Update: Jeff Geerling also post on this and finds the usability on a mobile device to be rather poor. I had only looked at it on the iPad myself and of course on it’s screen size there is no problem. This is definitely a rather serious oversight and I recommend that you read what Jeff has to say.

Jun 042012

Recently Pope Benedict XVI formally announced the selection of two new Doctors of the Church.

The Spirit, who “has spoken through the prophets”, with the gifts of wisdom and knowledge continues to inspire women and men who engage in the pursuit of truth, offering original ways of understanding and of delving into the mystery of God, of man and of the world. In this context, I am delighted to announce that on 7 October, at the start of the Ordinary Assembly of the Synod of Bishops, I will proclaim St John of Avila and St Hildegard of Bingen Doctors of the universal Church. These two great witnesses of the faith lived in two very different historical periods and cultural environments. Hildegard was a Benedictine nun in the heart of medieval Germany, an authentic teacher of theology and a profound scholar of natural science and music. John, a diocesan priest in the years of the Spanish Renaissance, shared in the travail of the cultural and religious renewal of the Church and of all society at the dawn of modern times. But the sanctity of their life and the profundity of their doctrine render them perennially relevant: the grace of the Holy Spirit, in fact, projected them into the experience of penetrating understanding of divine revelation and intelligent dialogue with that world which constitutes the eternal horizon of the life and action of the Church.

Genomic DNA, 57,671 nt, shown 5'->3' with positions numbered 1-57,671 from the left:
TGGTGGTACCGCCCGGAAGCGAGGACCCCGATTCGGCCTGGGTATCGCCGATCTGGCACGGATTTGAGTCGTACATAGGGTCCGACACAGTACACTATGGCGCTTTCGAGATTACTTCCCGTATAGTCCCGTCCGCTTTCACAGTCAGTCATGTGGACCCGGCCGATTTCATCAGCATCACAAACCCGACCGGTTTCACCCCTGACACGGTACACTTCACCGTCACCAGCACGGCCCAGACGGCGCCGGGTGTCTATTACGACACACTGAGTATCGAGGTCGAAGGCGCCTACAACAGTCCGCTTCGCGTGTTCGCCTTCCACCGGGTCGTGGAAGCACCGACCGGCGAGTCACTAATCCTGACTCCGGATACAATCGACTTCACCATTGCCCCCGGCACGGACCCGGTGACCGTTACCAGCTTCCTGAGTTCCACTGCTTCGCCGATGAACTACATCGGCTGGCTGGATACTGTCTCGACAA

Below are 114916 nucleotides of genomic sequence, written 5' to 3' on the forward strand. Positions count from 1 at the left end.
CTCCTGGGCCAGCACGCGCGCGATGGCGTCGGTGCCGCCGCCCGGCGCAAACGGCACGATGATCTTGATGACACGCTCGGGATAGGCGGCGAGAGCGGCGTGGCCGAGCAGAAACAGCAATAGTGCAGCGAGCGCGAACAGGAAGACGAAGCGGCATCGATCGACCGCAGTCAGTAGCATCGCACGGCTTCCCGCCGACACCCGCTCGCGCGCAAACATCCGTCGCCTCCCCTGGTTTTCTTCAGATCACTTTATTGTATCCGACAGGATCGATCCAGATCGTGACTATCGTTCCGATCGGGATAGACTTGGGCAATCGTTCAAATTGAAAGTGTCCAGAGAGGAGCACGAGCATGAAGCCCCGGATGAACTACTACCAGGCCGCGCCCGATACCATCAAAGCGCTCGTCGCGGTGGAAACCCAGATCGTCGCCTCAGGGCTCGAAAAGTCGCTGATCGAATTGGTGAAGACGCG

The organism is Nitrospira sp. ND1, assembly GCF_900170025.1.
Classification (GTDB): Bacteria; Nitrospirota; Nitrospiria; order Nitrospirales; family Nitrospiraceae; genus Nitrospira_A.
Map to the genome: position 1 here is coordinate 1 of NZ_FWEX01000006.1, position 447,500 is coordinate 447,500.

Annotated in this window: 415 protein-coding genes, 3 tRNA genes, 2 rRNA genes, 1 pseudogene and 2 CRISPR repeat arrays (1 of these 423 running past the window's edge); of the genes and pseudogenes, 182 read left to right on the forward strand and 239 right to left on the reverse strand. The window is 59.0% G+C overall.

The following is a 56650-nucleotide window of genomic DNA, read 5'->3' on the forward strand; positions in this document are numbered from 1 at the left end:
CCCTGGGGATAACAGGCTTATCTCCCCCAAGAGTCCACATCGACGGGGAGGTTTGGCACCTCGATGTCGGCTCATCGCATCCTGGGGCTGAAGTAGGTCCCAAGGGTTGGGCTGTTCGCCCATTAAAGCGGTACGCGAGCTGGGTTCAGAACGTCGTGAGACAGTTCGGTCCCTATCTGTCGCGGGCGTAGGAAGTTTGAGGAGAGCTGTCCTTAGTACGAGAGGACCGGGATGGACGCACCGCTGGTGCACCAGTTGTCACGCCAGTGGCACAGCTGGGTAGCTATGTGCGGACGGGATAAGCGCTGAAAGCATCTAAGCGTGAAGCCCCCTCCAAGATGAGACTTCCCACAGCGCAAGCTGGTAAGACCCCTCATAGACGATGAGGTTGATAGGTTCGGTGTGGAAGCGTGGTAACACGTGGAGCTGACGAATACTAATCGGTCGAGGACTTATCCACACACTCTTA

When I originally found out about this announcement in regards to St. John of Avila some months back it sparked my interest in this saint and I wondered if any of his writing were online? One book containing many of his letters was available on archive.org, but like many public domain scanned-in books the formatting was messed up. So I have cleaned it up and am making available as an ebook. This book of letters of spiritual direction are quite good, not exactly surprising for someone picked out as a Doctor of the Church.